‘Dreamers’ or do-nothings?

What about the demonstrations on the other side? Women formed the backbone of the second wave. Outraged by accounts of torture in police custody and loss of life among protesters, they showed once again that the protests were peaceful by using the colour white and flowers as their main symbols, undeterred by the fear of repression.

The movement has been extremely diverse in age and background, comprising factory workers, intellectuals, artists, business people and the wider civil society. ‘One for all, all for one’ has been their common slogan. While this was made famous by Alexandre Dumas in The Three Musketeers, the Belarusian ‘musketeers’ are also a mixed bunch. These days to show the unity of the people, some are using both the historical white-red-white and the current red-green flags. Whether they will be able to agree on the intricacies of domestic or foreign policy is yet to be seen. However, they are certainly against violence and in favour of free and fair elections.

Video: Euroradio

While Lukashenka calls these protesters alcoholics, ‘sheep’ following the orders of foreign puppeteers and drug addicts who cannot hold down a job, the protesters have been turning these words used in an abusive context into another protest chant. At the gatherings, there are now recurring ironic roll calls to check whether all of the above groups are present. The demonstrators have also been known to take off their shoes when stepping on benches, collect up rubbish after the gatherings, and cross the street when the light is green.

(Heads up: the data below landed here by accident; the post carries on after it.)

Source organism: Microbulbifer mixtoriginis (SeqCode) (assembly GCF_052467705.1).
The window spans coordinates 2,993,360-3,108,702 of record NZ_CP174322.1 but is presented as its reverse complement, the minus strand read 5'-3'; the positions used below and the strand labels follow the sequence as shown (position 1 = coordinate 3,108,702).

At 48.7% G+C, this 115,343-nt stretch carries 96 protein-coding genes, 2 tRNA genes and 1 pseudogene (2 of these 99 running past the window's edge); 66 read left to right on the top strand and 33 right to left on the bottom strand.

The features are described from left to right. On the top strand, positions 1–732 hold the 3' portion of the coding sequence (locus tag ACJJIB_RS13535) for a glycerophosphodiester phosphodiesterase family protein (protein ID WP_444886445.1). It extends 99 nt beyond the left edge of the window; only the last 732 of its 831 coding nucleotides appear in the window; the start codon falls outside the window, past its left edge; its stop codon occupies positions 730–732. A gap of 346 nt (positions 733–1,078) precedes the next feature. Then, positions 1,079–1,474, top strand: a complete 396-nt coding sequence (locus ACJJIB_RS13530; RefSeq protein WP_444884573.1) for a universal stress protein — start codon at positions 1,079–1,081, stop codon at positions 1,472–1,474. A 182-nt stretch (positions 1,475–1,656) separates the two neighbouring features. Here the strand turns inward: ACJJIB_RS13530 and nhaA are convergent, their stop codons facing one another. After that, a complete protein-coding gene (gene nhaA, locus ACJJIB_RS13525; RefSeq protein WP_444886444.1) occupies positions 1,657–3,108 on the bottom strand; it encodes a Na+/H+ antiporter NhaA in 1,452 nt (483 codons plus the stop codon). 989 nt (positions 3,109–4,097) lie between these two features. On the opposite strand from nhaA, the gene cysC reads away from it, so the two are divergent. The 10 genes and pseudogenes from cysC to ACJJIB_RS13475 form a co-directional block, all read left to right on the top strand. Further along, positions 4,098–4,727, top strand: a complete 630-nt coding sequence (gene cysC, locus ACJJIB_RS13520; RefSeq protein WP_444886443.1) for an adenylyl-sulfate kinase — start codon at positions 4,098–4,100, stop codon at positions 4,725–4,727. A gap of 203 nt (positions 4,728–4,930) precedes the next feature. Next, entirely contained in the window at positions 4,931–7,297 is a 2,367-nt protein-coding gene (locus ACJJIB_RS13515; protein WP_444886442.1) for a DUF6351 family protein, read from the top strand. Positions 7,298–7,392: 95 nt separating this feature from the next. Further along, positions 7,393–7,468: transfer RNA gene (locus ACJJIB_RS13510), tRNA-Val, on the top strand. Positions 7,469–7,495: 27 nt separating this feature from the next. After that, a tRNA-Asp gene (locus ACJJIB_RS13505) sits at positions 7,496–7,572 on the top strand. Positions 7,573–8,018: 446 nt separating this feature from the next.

Video: Darya Mustafayeva

Branded naive, the opposition Coordination Council’s members have stood their ground and referred to the movement as ‘dreamers’. Given the solidarity within the country and the support by the diaspora from all over the world, a great number of initiatives have been created to help those in need of legal, medical and financial aid.

Two camps or one nation on the verge of change?

On occasion, heated debates have ensued between demonstrators from the two sides, most being rehearsed statements or pure provocation by the authorities, with others being genuine discussions based on years of propaganda. Is it a sign of division within the country? Let us not forget that Belarus is a place where no political debates are held on TV or in parliament. The National Assembly is a rubber-stamp institution, whose members are appointed rather than elected through the spectacle of parliamentary voting.

Since the instruments of representative democracy have been crippled and the votes have been stolen before even being cast, this could allow people the opportunity to express political opinions outside their kitchens. Autocratic regimes rely on the apathy of citizens who see no need to express their views, thus it is a misstep on Lukashenka’s side which no one could have imagined two weeks ago.

The Coordination Council urged the authorities not to divide Belarusians into those carrying white-red-white or red-green flags or into Belarusian-speaking and Russian-speaking, since they are one people who want change.

Though the anti-government and pro-Lukashenka camps disagree on many issues, both chant the same slogan that is difficult to dispute ‘While we are united, we are invincible!’ If Belarusians manage to see beyond the not-so-subtle disinformation and start a constructive dialogue, this mantra may prove to be true.

Darya Mustafayeva